Feature

Will college sports become unionized?

A group of Northwestern athletes is trying to unionize. But don't expect it to revolutionize the NCAA anytime soon.

Poor Pat Fitzgerald.

Northwestern University's football coach in 2013 saw his team plummet from a contender on the national stage to a 1-7 Big Ten Conference embarrassment. Then on Tuesday morning, outgoing senior quarterback Kain Colter made his "All Players United" wristband look like a mere fashion statement.

Colter, along with an undisclosed number of his fellow players, signed petition cards asking to be represented by a labor union. Former UCLA linebacker Ramoji Huma submitted those forms to Chicago's regional office of the National Labor Relations Board. Huma and Colter, along with former UMass basketball player Luke Bonner, developed the College Athletes Players Association (CAPA), which would represent the players and operate under the umbrella of the United Steelworkers union.

Full disclosure: I graduated from Northwestern University, and a search through my tweets will turn up plenty of Purple Pride. But as much as I'd like to cheer this historic step my fellow Wildcats are taking, I can't help anticipating some serious roadblocks.

The move is historic, to be sure. This is the first time that college athletes have taken formal steps to be recognized as employees.

That has predictably led to talk about pay-to-play, one of the most controversial issues in college sports. But Huma and Colter are so far steering clear of a salary angle. Instead, CAPA's goals include scholarships that cover the full cost of university attendance, better medical protection (such as covering the cost of surgeries resulting from sports-related injuries), and a trust fund for players whose athletic eligibility runs out before they have completed all the courses needed to graduate.

"We recognize the need to eliminate unjust NCAA rules that create physical, academic, and financial hardships for college athletes across the nation," the group said in a statement.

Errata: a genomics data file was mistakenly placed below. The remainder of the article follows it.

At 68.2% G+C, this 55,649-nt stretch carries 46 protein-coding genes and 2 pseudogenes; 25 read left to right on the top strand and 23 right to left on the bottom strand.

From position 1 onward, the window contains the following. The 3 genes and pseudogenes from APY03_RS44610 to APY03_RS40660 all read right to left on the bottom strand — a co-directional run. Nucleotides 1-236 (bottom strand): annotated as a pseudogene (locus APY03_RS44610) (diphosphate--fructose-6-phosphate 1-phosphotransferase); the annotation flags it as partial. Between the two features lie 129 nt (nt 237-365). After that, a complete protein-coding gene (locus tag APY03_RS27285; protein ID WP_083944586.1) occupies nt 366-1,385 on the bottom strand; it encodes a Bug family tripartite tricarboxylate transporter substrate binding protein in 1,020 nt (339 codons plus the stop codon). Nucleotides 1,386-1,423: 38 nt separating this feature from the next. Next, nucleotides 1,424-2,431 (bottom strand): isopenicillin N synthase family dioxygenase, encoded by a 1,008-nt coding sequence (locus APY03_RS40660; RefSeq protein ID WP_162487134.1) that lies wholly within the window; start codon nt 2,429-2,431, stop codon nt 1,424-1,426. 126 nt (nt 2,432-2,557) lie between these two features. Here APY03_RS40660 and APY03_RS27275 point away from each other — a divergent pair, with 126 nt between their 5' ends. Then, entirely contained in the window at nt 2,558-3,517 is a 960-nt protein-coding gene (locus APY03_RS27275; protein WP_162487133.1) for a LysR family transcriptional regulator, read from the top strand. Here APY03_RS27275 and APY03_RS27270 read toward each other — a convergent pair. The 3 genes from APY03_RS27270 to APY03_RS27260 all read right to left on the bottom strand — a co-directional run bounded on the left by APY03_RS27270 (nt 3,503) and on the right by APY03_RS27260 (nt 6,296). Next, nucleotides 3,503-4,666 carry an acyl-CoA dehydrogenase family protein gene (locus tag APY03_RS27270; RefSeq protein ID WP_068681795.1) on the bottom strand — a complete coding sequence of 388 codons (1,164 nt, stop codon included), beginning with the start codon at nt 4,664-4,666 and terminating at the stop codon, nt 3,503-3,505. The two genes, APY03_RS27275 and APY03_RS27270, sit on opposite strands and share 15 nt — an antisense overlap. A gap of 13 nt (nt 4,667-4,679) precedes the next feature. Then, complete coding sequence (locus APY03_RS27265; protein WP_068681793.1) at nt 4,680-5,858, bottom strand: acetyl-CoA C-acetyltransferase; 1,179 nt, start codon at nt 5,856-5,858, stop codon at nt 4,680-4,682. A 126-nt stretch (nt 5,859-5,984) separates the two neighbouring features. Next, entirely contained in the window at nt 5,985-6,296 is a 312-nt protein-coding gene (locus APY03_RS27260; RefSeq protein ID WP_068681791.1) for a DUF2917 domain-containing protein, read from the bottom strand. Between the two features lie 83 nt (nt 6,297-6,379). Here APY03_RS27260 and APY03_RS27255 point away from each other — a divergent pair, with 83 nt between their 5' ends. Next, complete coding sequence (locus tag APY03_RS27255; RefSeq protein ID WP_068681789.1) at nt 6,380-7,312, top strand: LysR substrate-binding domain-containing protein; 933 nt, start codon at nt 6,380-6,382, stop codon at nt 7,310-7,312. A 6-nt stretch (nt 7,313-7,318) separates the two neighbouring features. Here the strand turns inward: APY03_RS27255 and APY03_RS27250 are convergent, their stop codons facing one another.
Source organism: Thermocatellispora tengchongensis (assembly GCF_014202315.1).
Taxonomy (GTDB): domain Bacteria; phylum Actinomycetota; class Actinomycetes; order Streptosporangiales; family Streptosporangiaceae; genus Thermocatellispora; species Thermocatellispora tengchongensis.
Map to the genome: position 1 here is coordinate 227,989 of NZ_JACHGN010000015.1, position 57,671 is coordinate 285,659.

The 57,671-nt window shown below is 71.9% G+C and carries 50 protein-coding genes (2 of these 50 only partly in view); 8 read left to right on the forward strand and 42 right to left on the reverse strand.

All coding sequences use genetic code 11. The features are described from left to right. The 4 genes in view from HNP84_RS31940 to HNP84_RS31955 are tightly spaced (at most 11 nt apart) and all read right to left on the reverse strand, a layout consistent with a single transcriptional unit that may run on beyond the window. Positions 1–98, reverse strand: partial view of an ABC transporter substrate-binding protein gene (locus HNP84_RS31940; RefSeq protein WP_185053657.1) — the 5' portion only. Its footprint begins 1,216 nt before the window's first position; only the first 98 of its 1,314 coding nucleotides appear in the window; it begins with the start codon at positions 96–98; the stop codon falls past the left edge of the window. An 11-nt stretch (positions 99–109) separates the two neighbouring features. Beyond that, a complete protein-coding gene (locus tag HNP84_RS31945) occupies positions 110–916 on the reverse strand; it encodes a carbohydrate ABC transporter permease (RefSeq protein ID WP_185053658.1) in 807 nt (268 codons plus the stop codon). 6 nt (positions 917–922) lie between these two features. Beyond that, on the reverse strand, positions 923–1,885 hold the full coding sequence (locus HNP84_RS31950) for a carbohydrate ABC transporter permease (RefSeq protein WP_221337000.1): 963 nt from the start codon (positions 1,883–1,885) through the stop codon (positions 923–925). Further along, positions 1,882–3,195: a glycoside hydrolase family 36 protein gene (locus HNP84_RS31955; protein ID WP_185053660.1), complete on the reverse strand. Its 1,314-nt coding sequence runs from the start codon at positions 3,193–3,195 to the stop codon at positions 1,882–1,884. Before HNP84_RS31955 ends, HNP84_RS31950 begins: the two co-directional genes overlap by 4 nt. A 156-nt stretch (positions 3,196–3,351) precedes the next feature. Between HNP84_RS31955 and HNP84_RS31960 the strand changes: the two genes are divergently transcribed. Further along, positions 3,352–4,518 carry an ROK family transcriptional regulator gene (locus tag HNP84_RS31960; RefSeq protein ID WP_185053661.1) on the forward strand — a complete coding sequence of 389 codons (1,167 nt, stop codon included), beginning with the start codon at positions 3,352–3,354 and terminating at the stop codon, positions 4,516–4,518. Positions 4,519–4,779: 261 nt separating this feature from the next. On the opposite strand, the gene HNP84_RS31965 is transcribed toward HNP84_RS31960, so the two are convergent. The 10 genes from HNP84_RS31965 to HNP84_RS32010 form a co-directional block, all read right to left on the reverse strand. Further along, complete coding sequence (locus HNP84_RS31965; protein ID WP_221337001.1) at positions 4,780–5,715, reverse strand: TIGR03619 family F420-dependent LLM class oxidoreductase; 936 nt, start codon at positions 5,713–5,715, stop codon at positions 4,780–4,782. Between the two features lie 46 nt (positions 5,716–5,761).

"A lot of people will think this is all about money; it’s not," Colter told the Chicago Tribune. "We're asking for a seat at the table to get our voice heard."

The NCAA, of course, was having none of it, saying in a statement, "This union-backed attempt to turn student-athletes into employees undermines the purpose of college: An education. Student-athletes are not employees, and their participation in college sports is voluntary."

But what the NCAA thinks may be beside the point. One problem for Colter and Co. is that they aren't even taking on the NCAA. Instead, they're demanding that Northwestern itself recognize the union. If Northwestern chooses not to — and chances are it won't — then a local labor board will hear the case and rule on CAPA's legitimacy.

That would mark just the beginning of a tortuous legal process that could go to the National Labor Relations Board, federal courts, and ultimately — according to Colter, at least — the Supreme Court.

And that's just the start. Spin-off legal cases could address group licensing contracts for broadcasting rights (networks that currently pay schools could in theory be forced to pay CAPA, too) and how male unionization affects Title IX, which prohibits gender discrimination in college sports (CAPA is currently not open to the ladies).

And remember: The guy leading this charge is an outgoing senior. The team's statement directs all NCAA and media inquiries to Colter, and other Norhwestern players "have taken a pledge not to discuss this any further." Those guys don't want to head into spring training with bull's-eyes on their backs, I get that. Colter even touched on that in a Tuesday press conference, asking the NCAA and Northwestern "to not pressure these players." But if you're going to take this historic step, you should be prepared for the inevitable blowback. And leaving your voice to a lame-duck player could lead to problems down the line.

Plus, fun fact: Northwestern is the only private university in the Big Ten. Guess what? The National Labor Relations Act, to which these players are appealing, only has jurisdiction over private enterprises. So even if CAPA wins its appeals and gains legitimacy, it will only apply to other FBS private universities. Athletes at public universities would have to jump through similar hoops if they wanted to emulate the Wildcats, but against their respective states, instead.

Hear that? It's Nick Saban snickering and getting back to his game tape at Alabama.

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